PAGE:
A self-sustaining economic expansion

A pedestrian carries a shopping bag as he walks through the Union Square shopping district in San Francisco, Calif.

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KAI RYSSDAL:The American economy is this grinding mish-mosh of parts. Nothing happens in it that doesn't affect something else. So I want you to bear that in mind as I run down where we are, economy-wise, at we approach the end of the first quarter of 2010.

Consumer confidence is up, and we have all been spending more the past few months. Housing is kinda eh, to be honest. A key index out today, the S&P/Case-Shiller price survey, showed prices are up, but the rate of increase is slowing. The rebound in the housing market is slowing, that is. And jobs. The labor market's been getting less bad for a number of months now. When the March unemployment report comes out Friday morning, a lot of people expect we will finally see some significant hiring.

So what happens next? Marketplace's Jeremy Hobson has that story from New York.


Jeremy Hobson: Get ready for a new phrase to describe what we're experiencing. Here's Mark Zandi, the chief economist at Moody's Analytics.

Mark Zandi: The economic recovery is making a transition to a self-sustaining economic expansion.

"A self-sustaining economic expansion." Sounds pretty good, but he says it's a long road back to the top.

Zandi: We've lost 8.4 million jobs, the unemployment rate is close to 10 percent, people's net worth is much lower than it was. I mean, it's going to take a number of years to get back to where we were before we got into this mess.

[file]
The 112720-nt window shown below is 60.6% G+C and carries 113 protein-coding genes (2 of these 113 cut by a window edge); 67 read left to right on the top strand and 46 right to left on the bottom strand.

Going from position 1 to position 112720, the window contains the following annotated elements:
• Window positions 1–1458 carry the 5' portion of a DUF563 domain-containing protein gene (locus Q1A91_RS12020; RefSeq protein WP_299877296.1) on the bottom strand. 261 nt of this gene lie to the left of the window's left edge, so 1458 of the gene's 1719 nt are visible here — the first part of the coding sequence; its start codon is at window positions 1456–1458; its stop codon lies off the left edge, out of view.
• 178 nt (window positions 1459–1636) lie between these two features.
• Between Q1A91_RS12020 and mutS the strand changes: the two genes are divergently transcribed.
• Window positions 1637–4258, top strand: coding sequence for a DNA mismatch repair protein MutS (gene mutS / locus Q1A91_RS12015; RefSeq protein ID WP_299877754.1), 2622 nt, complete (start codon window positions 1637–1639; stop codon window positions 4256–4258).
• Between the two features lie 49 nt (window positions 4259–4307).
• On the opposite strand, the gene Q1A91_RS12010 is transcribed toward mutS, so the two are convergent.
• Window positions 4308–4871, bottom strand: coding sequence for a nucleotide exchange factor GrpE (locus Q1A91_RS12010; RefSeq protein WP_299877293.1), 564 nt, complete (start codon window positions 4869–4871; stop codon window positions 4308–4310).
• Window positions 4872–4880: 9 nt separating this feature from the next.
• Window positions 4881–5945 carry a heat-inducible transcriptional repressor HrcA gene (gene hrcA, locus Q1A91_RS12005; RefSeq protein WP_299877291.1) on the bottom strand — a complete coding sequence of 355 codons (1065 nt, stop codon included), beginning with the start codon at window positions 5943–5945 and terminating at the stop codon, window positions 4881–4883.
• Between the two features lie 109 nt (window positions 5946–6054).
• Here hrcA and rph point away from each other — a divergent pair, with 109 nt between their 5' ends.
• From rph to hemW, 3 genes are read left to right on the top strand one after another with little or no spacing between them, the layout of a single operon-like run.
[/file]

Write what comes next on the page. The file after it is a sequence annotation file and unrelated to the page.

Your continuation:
Still, Zandi doesn't anticipate a double dip recession. Neither does Liz Ann Sonders, the chief investment strategist at Charles Schwab, but she has her own concerns.

Liz Ann Sonders: You still have to keep an eye on -- and I think a lot of investors and consumers are -- the fact that we really haven't solved the debt problem in this country. We've really just shifted it from individuals who are starting to pay down that debt to the public sector -- in other words, government debt.

Much of which is related to the problem that led us into this ditch, the housing market. Dana Saporta is a senior economist at Stone and McCarthy Research Associates. She says that one uplifting home price survey we had today is just that -- one uplifting survey.

Dana Saporta: Housing really still is a mixed picture. We have housing starts very low, home sales are remaining difficult and we have so many foreclosures still coming down the pike that we expect a lot of these fire-priced homes to come on the market and drive prices down further.

Now they say economics is the dismal science, but this is ridiculous. Why can't these economists just admit that things are looking good? I asked Ronald McNeil, the dean of the business school at the University of Illinois, Springfield.

Ronald McNeil: When you're in the money, you can make mistakes and get away with it. The degrees of freedom are greater. But when you're not quite in the money -- caution, care, all of that goes into the mix.

And McNeil says all he has to do is look at the Illinois State Capitol out his window to know we're not quite in the money yet.

In New York, I'm Jeremy Hobson for Marketplace.

About the author

Jeremy Hobson is host of Marketplace Morning Report, where he looks at business news from a global perspective to prepare listeners for the day ahead.

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